LIANE HANSEN, Host:
BRENDA RHODES MILLER: Thank you.
HANSEN: How do you explain this drop in teen pregnancy?
RHODES MILLER: Well, I think that the real explanation is that parents and teens decided that they weren't going to stand for these numbers any more. And all across the city, we have heard a remarkable consensus among adults that teen pregnancy is not a good idea that every one has a role to play in preventing it. And I think that those messages have communicated themselves to young people.
HANSEN: Tell us about some of the education programs or social programs that have been put into place for this reason.
RHODES MILLER: Well, what does the campaign has done is train parents. We've trained over 1,500 D.C. parents on how to talk to their own children about love, sex and relationships. And so part of what our training does is help them settle down and get comfortable with the idea that whatever you know or don't know, it's really important to talk to your children.
HANSEN: Your organization is the hub of a network of groups that have different programs to lower teenage pregnancy. Give us another example of a program that you think has been especially successful.
RHODES MILLER: And it's just astounding because what happens is that young people start learning how to save money. They start learning how to plan for a future. And they start learning through the sexuality education classes that if you have a future in mind, being a parent, before you're an adult, is really going to get in the way of your plans.
HANSEN: The long-term education. Is one of the exercises to take home that five-pound bag of flour and carry it around, you know?
RHODES MILLER: You know, funny you should say that. People always ask me about the five-pound bag of flour or the egg. What we do know - and it's really tragic - is that the siblings of teen mothers are infinitely more likely to become teen parents than other girls. So if the example of seeing a baby in your household doesn't dissuade you from becoming a teen parent, I'm not sure that the egg and the flour will do it. In fact, in D.C., something like 22 percent of teen birth are repeat births. And that's a really troubling number, and one we really want to work on much harder in the future.
HANSEN: It's often assumed that teenage pregnancies are unwelcome or unexpected. Is that actually the case all the time?
RHODES MILLER: Well, you know, I never say never and I never said always either.
RHODES MILLER: What we know is that young people don't always know as much as we think they know. And they may be very glib about sexuality because it's everywhere in the culture that they inhabit. But they may not know all the details about preventing pregnancy, or they may not know all of the realities of what it means to become a parent.
HANSEN: Because sometimes you'll find young teens in love and, you know, to have a child - maybe if there wasn't love at home, the idea of loving a child and so becomes a very romantic notion of what it really means to have a child.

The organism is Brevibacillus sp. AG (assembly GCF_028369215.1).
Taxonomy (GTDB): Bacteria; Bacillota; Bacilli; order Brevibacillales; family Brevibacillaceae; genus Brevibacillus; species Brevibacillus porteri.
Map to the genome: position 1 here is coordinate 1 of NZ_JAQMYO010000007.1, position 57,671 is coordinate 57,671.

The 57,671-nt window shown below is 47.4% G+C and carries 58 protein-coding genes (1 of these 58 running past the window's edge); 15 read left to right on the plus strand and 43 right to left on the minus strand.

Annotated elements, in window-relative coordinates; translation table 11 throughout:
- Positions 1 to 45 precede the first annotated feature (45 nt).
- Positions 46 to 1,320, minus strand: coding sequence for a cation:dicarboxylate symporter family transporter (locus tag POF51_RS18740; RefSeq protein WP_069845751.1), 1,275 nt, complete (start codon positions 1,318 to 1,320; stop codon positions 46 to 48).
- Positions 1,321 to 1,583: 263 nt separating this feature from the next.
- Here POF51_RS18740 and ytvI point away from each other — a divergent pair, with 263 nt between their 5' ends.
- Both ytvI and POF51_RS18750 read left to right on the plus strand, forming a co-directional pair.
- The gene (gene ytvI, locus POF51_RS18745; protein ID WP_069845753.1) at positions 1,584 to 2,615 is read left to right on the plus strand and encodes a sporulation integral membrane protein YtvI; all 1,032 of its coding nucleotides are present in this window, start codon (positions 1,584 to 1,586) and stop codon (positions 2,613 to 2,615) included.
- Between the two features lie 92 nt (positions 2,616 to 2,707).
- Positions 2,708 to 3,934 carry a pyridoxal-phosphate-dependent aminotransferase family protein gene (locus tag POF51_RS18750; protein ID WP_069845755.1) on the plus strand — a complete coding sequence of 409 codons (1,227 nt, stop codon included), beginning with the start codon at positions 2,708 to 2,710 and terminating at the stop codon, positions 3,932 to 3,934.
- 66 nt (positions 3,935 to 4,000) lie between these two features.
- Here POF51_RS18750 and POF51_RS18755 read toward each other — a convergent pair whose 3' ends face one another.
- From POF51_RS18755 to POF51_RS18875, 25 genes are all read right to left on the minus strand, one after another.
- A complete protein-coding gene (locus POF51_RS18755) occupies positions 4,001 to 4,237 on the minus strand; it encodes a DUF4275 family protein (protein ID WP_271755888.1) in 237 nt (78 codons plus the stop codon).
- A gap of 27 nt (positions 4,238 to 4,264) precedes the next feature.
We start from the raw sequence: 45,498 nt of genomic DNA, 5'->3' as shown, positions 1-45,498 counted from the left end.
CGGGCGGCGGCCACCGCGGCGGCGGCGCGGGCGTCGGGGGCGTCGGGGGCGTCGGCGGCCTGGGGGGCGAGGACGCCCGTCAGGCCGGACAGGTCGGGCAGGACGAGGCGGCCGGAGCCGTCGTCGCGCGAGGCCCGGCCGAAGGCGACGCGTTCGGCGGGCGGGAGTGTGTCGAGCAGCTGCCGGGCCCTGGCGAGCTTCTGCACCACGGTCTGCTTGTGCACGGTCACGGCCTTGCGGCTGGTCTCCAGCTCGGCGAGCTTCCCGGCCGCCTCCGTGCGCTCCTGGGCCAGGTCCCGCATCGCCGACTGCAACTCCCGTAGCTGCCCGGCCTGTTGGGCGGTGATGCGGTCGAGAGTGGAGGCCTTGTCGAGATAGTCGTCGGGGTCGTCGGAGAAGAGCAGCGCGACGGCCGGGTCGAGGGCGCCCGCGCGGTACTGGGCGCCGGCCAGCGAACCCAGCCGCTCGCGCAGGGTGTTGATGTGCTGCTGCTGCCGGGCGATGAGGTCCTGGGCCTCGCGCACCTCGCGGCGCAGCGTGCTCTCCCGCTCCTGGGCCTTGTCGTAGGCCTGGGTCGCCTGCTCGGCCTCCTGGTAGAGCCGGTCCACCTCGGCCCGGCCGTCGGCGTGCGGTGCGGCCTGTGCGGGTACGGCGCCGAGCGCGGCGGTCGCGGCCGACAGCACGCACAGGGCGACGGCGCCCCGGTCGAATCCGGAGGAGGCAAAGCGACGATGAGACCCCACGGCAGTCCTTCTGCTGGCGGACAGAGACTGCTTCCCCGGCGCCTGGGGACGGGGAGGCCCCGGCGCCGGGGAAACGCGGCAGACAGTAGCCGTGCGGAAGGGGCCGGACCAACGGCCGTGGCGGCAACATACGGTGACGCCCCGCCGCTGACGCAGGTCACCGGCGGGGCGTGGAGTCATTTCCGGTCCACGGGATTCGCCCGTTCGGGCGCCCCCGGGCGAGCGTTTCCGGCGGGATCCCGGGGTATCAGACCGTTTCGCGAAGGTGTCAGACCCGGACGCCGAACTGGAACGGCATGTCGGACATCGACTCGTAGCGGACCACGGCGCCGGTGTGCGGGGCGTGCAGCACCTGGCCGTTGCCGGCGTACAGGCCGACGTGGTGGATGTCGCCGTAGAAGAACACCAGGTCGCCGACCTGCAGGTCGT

RHODES MILLER: I am so glad you said that we see young teens in love because that's a reality. Adults scoff at - oh, it's just puppy love. Oh, da da. But if you think back to the first time you thought you were in love, you know, whatever the age was, it was as real for you as this desk. And I think it's important for us as adults to acknowledge that young people's feelings are very real to them, and it doesn't do us any good to dismiss them or discount them. We need to acknowledge what those feelings are and help them process that you may not necessarily act on those feelings with a permanent decision.
HANSEN: What kind of programs are in place for boys? How do groups in the city work with teenage boys, specifically?
RHODES MILLER: Well, the thing you don't want to do is try to enroll them in a teen pregnancy prevention program. That's a non-starter.
(SOUNDBITE OF LAUGHTER)
RHODES MILLER: You've got to look at what are boys interested in. And, you know, it's more than sports. I mean, boys are interested in a variety of things. And the successful programs are the ones that engage them where they are.
HANSEN: You have a sticker on your sweater.
RHODES MILLER: I do.
HANSEN: It says, I pledge to make teen pregnancy a thing of the past. Why? Why is it important to lower the rates of teen pregnancy?
RHODES MILLER: Teen pregnancy is probably the most certain route to lifetime poverty. You don't have stable neighborhoods when you've got poverty that repeats itself from generation to generation. I mean, I don't see teen pregnancy as a sort of a tack on issue. I see this as essential social justice issue that keeps young people who don't have all the advantages that we might want for our own children. It keeps them from having a level playing field. And if this country is to be as great as it's going to have to be in the future, we've got to level that playing field by making teen pregnancy go away.
HANSEN: Brenda Rhodes Miller is executive director of the D.C. Campaign to Prevent Teen Pregnancy. Thank you so much for coming in.
RHODES MILLER: Oh, thank you very much. I enjoyed it.
NPR transcripts are created on a rush deadline by Verb8tm, Inc., an NPR contractor, and produced using a proprietary transcription process developed with NPR. This text may not be in its final form and may be updated or revised in the future. Accuracy and availability may vary. The authoritative record of NPR’s programming is the audio record.